This Motion concerns only the categories of information subject to IBM’s motion to confine SCO’s expert reports. It does not seek to alter the Court’s prior rulings with respect to the items struck from the December Submission by the Magistrate Court’s June 28, 2006 Order and subsequently upheld by this Court. Unlike the items challenged in that ruling, the only issue here is whether a theory of copyright infringement and certain evidence and analysis relied upon by SCO’s experts in support of their opinions was required to be identified in December 2005 as opposed to

2

May 2006, or whether that submission can be amended to include the supplemental material. SCO submits that in light of the removal of this case from the trial calendar, there is no bona fide reason to reject an amendment to the December Submission to include that information – especially where the information was disclosed to IBM through expert reports served in May, 2006.

The information SCO seeks leave to add to its December 2005 Submission is: (1) evidence set forth in the May 19, 2006 report of Evan Ivie that further supports SCO’s position that the Journaling File System (or “JFS”) technology is derived from UNIX System V, a position that was disclosed in SCO’s December 2005 Submission; (2) evidence set forth in the May 19, 2006 report of Marc Rochkind that further supports SCO’s position that IBM misused testing technology from UNIX System V, a position that was disclosed in SCO’s December 2005 Submission; (3) additional system calls set forth in the May 19, 2006 report of Thomas Cargill, which are similar to and in the same category as system calls already disclosed in the December 2005 Submission; and (4) the expert analysis of SCO’s claim of Linux copyright infringement, as set forth in the May 19, 2006 report of Thomas Cargill, which is a claim that IBM has regarded SCO as having brought since the Spring of 2004. SCO collectively refers to the foregoing information as the “Supplemental Material.”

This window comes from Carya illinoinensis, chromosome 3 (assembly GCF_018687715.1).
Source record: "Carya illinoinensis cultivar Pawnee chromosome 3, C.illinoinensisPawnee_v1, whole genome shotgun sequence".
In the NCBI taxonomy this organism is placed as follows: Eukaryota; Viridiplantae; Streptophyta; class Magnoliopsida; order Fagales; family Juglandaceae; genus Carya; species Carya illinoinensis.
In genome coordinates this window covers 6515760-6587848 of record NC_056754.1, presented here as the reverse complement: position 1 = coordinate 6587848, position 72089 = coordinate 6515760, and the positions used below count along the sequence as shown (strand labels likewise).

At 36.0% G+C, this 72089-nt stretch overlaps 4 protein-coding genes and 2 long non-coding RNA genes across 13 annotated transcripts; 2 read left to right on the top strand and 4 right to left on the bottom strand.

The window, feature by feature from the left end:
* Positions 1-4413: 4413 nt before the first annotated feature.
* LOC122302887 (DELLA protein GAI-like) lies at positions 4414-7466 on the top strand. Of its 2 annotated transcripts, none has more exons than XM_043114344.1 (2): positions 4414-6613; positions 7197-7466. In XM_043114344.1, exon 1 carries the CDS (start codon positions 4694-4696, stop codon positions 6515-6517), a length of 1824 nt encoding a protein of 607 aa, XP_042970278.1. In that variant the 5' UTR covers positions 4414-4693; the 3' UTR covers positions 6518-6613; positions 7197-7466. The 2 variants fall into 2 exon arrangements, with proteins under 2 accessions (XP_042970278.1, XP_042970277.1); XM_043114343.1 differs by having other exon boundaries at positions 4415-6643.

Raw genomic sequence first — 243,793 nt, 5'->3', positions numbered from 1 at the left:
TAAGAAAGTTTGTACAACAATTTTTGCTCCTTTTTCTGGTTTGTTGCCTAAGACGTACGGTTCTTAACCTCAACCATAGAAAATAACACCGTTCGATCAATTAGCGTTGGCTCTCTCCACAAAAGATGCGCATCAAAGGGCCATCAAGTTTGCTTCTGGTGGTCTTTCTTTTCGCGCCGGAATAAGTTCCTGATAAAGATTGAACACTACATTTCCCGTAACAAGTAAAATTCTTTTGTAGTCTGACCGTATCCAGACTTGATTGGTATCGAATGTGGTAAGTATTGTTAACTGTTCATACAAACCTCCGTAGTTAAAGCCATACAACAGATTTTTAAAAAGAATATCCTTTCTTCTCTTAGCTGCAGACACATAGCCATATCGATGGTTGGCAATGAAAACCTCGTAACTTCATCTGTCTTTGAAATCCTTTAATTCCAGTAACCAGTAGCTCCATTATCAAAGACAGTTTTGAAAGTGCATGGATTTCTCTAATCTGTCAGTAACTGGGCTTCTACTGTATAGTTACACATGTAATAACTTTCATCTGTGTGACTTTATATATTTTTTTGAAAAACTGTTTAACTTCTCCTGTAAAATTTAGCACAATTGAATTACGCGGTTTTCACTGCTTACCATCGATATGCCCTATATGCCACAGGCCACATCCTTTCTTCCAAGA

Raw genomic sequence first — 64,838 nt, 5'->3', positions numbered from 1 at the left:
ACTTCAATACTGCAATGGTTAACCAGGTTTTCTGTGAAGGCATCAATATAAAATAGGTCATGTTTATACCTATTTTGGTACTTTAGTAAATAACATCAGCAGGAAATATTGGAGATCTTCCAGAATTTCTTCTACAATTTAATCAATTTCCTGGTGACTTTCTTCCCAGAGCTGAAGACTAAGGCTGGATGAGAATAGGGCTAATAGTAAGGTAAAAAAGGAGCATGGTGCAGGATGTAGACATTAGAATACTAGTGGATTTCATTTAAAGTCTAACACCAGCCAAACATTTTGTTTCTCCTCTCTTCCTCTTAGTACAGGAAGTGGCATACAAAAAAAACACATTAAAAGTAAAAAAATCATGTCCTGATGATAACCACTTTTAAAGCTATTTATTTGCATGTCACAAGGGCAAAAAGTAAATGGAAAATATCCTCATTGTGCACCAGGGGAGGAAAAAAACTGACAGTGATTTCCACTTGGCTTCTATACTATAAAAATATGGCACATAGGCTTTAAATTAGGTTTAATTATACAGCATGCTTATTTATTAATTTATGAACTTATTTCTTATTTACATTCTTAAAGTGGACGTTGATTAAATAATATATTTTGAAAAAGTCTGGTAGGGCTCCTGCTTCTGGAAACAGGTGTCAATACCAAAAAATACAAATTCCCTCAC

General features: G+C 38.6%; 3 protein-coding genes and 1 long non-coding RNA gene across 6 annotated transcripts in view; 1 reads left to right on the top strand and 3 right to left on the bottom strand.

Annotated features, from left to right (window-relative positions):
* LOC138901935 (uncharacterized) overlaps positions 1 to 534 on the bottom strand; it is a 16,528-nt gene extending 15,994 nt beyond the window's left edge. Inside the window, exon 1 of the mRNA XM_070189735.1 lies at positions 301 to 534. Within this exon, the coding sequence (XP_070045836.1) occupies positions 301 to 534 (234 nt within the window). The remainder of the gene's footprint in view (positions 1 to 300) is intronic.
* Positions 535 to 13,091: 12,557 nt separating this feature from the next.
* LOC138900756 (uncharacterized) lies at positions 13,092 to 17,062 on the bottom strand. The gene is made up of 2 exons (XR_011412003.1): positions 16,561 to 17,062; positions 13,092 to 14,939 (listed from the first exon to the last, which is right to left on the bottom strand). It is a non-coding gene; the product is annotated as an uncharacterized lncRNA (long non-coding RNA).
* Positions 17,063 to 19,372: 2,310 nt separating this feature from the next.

DISCUSSION

A. The Supplemental Material is Fully Disclosed and Analyzed in SCO’s Expert Reports.

The material and expert analysis that SCO seeks to add to its December 2005 Submission is fully set forth in the May 2006 expert reports of Evan Ivie, Marc Rochkind, and Thomas Cargill (Exhibits 1, 2, and 3, respectively), and thus is known to IBM from those reports.

3

1. Dr. Evan Ivie’s evidence related to the journaling file system (JFS)

In the December Submission, SCO identified the entire JFS file system as misused material, and also identified JFS as a derivative of UNIX System V. SCO further provided examples of technology within JFS that proved its derivation from UNIX System V. SCO identified JFS in this manner because IBM’s disclosure of the entire JFS file system to Linux breached IBM’s software license agreement in that JFS is derived from UNIX System V.

In his May 2006 expert report, Dr. Ivie concluded – consistent with SCO’s December 2005 Submission – that JFS is a derivative of UNIX System V, that IBM improperly disclosed the entire JFS file system to Linux, and that this disclosure to Linux materially advanced Linux into the enterprise.1 In discussing his conclusion that JFS was derived from UNIX System V, Dr. Ivie relied on the examples provided in the December 2005 Submission which were demonstrative of that derivation. In addition, Dr. Ivie looked at certain additional files that also showed the derivation of JFS. SCO seeks leave to add this supporting evidence, as set forth in Dr. Ivie’s May 2006 report at paragraphs 96 and 97 and Exhibits C to J, to its December Submission. (Ex. 1.)

2. Marc Rochkind’s evidence related to testing technology

In the December Submission, SCO identified certain testing files that IBM improperly contributed to assist with the development and commercial hardening of Linux. Consistent with that identification, Mr. Rochkind concluded in his May 2006 expert report that IBM contributed this testing technology to Linux and that it was highly valuable to the maturation of Linux for commercial uses.

4